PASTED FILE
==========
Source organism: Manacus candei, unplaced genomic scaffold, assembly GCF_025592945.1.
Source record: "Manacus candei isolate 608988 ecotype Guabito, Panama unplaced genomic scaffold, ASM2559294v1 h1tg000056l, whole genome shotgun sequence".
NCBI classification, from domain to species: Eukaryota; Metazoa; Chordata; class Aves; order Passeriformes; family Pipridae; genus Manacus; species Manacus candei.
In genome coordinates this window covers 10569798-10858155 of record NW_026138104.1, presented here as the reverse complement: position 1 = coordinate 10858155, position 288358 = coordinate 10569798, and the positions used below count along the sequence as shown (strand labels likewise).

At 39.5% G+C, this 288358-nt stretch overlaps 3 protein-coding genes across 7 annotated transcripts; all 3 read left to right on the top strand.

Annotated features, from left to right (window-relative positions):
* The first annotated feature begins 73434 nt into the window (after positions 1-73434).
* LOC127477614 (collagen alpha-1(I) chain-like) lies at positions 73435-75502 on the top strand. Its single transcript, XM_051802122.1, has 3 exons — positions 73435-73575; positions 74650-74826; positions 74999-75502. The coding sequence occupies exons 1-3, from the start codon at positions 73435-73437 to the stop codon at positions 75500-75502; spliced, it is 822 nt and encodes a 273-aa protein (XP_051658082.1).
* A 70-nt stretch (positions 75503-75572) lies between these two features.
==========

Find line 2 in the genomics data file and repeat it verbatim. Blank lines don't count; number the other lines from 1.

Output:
Source record: "Manacus candei isolate 608988 ecotype Guabito, Panama unplaced genomic scaffold, ASM2559294v1 h1tg000056l, whole genome shotgun sequence".